As I strolled down the mall and then up a few blocks, I took note of my foot, which seemed oddly less painful than it had been in recent days. As is often the case, the minute I noted this, I felt a stabbing pain shoot across the top of my foot. On I limped, determined to keep my attention on the cake slice in the plastic container held tightly in my hands. The pain subsided and then came back and so on until I finally reached my car and sat behind the wheel.

Back home, I made a birthday wish and then ate the cake, which was delicious. My only complaints were that the frosting was a little too sweet to my taste and the cake lacked raisins. I'm not a huge raisin fan, but they are perfect in carrot cake.

What I'm really doing here is taking a break from writing by writing. I haven't been adding much to this project I'm working on, but I'm very, very slowly plodding forward. It's an absolute mess of 20,000 words or so at this point, but I'm starting to get some kind of outline going. It is such a weird process, and I wish I had a better idea of what I want this thing to be. It will need a lot of work before I can even get to the fun part of rewriting. Can you write a novel by adding just a few words a day? We'll find out.

Creating a novel or story is a lot like making a cake. In order to get to the fun and fancy decorating, you have to first get through all the grunt work: bake the cakes, even them out, put a base frosting on, stack them, and then add a thicker layer of frosting before you can start really decorating it. In writing, you have to create some kind of outline, get the story out, rework it to the point where it's not a complete mess, rewrite it, and then go through and get creative with it.

Next week I'm scheduled for surgery. It's going to be interesting because I'm still taking care of my mom and working. It sounds like it's a pretty simple procedure. I don't know the recovery time, but I'm hoping it's not long. I've been able to run and even ran a harder workout without too much pain. According to my doctor, running won't hurt anything. It's just nerve stuff. I'm conflicted about the best way to handle this, but my doctor seems to think the surgery will work.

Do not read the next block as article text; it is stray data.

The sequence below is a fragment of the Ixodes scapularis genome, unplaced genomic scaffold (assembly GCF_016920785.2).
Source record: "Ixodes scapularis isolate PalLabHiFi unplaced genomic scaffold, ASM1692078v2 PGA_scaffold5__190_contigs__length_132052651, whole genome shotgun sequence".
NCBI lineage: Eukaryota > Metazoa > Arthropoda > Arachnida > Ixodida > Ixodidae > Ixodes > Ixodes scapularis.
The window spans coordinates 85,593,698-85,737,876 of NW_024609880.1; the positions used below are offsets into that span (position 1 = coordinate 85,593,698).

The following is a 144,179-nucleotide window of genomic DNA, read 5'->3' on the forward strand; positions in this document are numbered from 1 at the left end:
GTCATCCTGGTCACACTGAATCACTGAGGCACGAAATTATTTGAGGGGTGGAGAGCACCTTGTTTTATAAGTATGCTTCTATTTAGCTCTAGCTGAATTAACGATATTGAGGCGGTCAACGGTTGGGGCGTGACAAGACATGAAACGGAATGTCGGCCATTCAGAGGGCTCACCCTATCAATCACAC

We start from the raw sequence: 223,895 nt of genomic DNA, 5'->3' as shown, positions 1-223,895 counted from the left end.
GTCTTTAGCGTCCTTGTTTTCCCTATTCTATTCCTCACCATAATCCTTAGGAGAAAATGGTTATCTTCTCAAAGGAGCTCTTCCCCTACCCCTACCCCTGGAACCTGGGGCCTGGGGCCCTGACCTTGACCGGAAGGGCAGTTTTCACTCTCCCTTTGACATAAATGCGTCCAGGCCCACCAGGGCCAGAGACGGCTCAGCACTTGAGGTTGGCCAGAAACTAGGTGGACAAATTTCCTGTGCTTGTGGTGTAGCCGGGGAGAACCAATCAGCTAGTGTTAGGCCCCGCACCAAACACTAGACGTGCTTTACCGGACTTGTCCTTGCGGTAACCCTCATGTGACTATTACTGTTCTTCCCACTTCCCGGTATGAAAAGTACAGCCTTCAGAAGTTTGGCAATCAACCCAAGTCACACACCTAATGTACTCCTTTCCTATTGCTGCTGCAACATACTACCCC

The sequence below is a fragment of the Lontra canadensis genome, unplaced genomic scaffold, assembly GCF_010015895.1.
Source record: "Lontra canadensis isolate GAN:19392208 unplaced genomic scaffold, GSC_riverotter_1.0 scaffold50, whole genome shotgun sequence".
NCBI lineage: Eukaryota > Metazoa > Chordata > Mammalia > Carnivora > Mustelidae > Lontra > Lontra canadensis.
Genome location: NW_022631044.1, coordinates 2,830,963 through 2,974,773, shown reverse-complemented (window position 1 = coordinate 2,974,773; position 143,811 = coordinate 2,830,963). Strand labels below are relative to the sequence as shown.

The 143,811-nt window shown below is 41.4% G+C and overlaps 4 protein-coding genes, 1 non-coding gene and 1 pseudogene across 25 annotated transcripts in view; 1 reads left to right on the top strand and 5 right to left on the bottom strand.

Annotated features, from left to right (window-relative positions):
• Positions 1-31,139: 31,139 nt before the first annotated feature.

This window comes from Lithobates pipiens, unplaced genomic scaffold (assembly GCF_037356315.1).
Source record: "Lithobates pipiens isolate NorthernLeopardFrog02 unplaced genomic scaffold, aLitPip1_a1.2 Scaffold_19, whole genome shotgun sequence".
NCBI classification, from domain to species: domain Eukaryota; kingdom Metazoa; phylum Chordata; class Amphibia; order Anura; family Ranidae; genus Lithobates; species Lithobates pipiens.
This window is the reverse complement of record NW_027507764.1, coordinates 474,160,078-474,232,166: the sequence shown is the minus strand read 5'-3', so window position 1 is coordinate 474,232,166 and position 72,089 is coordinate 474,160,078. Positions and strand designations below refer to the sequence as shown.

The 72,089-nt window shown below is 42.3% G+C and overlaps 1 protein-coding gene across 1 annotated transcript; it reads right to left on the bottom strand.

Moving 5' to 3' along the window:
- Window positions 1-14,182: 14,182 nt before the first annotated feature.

It seems quite a few families on our street aren't doing very well lately. One neighbor recently passed away. Another is in the hospital. My mom is still recovering. My other neighbor's daughter just had foot surgery, and my other neighbor recently had hip surgery. That's a lot of unpleasantness in this small neck of the woods. We are all hoping for brighter days soon.

Oh, and you know that saying about kill your darlings? Sometimes you have to kill someone else's little darlings, and that's even harder when the writing is good. The last couple of months seem to be all about letting go, something I've struggled with all my life.

Wednesday, January 1, 2020

Looking Back (again)

Actually, I don't want to reflect too much on this past year. There were some pretty shitty and disappointing parts and some not so bad ones. After crawling out of one of my more serious depressions recently, I'm not in the mood to think too hard about anything right now. The one message I keep coming back to is to try to avoid getting caught up in other people's bullshit and lean on those who actually care, if you are able, of course, because for some of us, reaching out isn't easy.

Something I keep bumping up against lately is this idea that our minds create pain. On some level, this is true, as there's a huge psychological component to pain. But, man, every fucking time I run into something I know is real, physically real, all the talk floating around about how just using your mind to magically get rid of discomfort trips me the fuck up and I'm left trying to push through pain that I shouldn't.

As I head into 2020 possibly facing my 12th foot procedure (I don't want to call it surgery because it's not major surgery) I'm oddly optimistic, sort of. I mean, I ran some pretty embarrassing races this summer in terms of time, but most of them were improvements on what I've run in recent years, and I did so on an increasingly sore foot. See, I have a sharp bone that's poking up on the top of my left foot. The nerve that runs over it is crying out every time I press up onto my toes. Sometimes it hurts just sitting around, too. There are some other issues going on in the joints near my ankle, but, chances are, shaving that bone down will reduce the pain by a fuckload. The diagnostic cortisone shot I got this week seems to indicate this will be the case.

In other news, I got to watch a leg amputation at the vet clinic. It's a long surgery, so I only stayed about two hours into things, just to the point where the broken dog's leg was freed and everything looked good for a healthy recovery for the pup.

Best wishes to everyone for a happy, healthy 2020. I'm off to do some writing, something I gave up for far too long. Yeah, I suck at that, too, but at least it will occupy my melancholy mind for a while.